You may have heard that the shorter your resume is, the better. In the US, the one-page resume is the gold standard, and it has been recommended for years. Yet the two-page resume is growing increasingly popular, and some believe it may even give candidates an advantage.
Read on as we answer the question: Is a two-page resume ok? And if so, what’s the best way to structure it?
On average, recruiters spend just 7.4 seconds looking at a resume. In that context, a one-page resume makes sense. By cutting out all the fluff, you can ensure a recruiter’s attention is directed to the most important information. When a resume fits onto one page, it’s much easier for the recruiter to get an overview of who you are within a few seconds.
Yet it’s not always that simple. One 2018 study found that employers were 2.3 times as likely to hire a candidate with a two-page resume. They also spent more time reading the longer resumes.
So, what length is right for you: one page or two? It all comes down to how much relevant information you have to include on your resume.
If you have limited relevant experience, then it’s better to write a concise resume rather than padding it out with unimpressive details.
However, if you have significant experience or other relevant information to include, opt for a longer resume. It’s always better to go onto a second page instead of adding additional columns. You might also find a hybrid resume structure, which mixes skills with a chronological work history, lends itself to a longer resume.
That said, unless you are applying for academic or senior executive roles in the US, your resume should never be longer than two pages. Additionally, if applying for roles abroad, make sure to check local customs first. In the UK, resumes or CVs are typically two pages long, while in Singapore, they can be as long as three or four pages.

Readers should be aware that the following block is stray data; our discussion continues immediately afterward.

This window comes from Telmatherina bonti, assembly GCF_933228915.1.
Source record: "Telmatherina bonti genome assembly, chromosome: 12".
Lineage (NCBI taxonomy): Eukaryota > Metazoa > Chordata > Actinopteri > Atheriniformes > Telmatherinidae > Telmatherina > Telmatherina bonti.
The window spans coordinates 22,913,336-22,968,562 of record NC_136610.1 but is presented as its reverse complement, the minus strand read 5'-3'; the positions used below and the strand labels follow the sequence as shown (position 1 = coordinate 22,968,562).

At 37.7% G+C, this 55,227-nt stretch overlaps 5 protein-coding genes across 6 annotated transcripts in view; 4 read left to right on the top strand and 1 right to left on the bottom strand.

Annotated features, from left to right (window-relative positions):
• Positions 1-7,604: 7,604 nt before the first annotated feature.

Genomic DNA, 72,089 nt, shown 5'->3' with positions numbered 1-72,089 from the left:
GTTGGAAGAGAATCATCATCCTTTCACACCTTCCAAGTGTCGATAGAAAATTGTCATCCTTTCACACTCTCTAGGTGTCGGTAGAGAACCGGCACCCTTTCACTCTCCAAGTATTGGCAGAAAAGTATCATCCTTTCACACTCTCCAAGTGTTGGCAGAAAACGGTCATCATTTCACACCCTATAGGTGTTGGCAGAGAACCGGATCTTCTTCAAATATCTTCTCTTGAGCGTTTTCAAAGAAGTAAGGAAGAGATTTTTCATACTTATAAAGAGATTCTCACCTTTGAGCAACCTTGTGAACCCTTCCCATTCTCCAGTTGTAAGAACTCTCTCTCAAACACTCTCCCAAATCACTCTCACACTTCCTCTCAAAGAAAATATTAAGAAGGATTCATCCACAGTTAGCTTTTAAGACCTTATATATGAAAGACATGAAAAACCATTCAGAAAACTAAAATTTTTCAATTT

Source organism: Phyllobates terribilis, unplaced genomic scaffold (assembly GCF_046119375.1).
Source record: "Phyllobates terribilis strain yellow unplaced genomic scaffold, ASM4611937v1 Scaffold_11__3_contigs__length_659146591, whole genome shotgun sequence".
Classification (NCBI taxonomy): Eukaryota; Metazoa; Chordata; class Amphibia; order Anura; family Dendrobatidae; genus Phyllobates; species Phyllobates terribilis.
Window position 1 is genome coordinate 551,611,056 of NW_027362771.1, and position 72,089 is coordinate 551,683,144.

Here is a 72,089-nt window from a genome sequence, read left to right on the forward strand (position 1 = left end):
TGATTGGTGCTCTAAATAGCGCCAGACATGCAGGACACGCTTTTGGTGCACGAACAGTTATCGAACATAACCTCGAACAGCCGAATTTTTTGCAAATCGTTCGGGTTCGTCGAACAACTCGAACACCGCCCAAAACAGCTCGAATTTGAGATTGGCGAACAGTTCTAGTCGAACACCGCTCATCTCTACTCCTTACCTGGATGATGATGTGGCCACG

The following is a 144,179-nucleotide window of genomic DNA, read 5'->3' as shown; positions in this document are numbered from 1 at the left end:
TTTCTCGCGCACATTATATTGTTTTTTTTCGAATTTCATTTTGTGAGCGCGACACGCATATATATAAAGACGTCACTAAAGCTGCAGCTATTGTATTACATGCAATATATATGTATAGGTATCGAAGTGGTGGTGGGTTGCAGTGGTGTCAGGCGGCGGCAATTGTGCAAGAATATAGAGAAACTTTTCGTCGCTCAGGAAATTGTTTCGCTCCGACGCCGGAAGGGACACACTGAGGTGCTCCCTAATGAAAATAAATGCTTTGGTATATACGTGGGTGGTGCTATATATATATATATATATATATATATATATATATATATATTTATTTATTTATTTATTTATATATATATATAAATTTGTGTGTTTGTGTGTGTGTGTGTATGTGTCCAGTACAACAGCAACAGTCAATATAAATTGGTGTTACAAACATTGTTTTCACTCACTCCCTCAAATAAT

In other words, providing it doesn’t exceed two pages, your resume should be as long or as short as it needs to be to show why you’re the ideal candidate. Start by working out the information you want to include, and then you can decide how long the resume needs to be.
When writing a two-page resume, there are a few extra points to take into account. These tips will help you make the most of the extra space:
Pay attention to where the page break will be. You don’t want to cut a job description in half. You should also try to include the most important jobs on the first page.
You can use the extra space to include more details about what you achieved in previous roles, but make sure everything you mention is impressive. Stay focused on metrics, accomplishments and responsibilities that are relevant to the new role.
White space becomes even more important (and it’s already very important) when you write a longer resume. Make sure your margins are reasonably sized, there are plenty of line breaks and you use bullet points instead of paragraphs. With more black text to scan, having plenty of white space on the page will mean your resume is easier to read.
When writing a two-page resume, use this structure: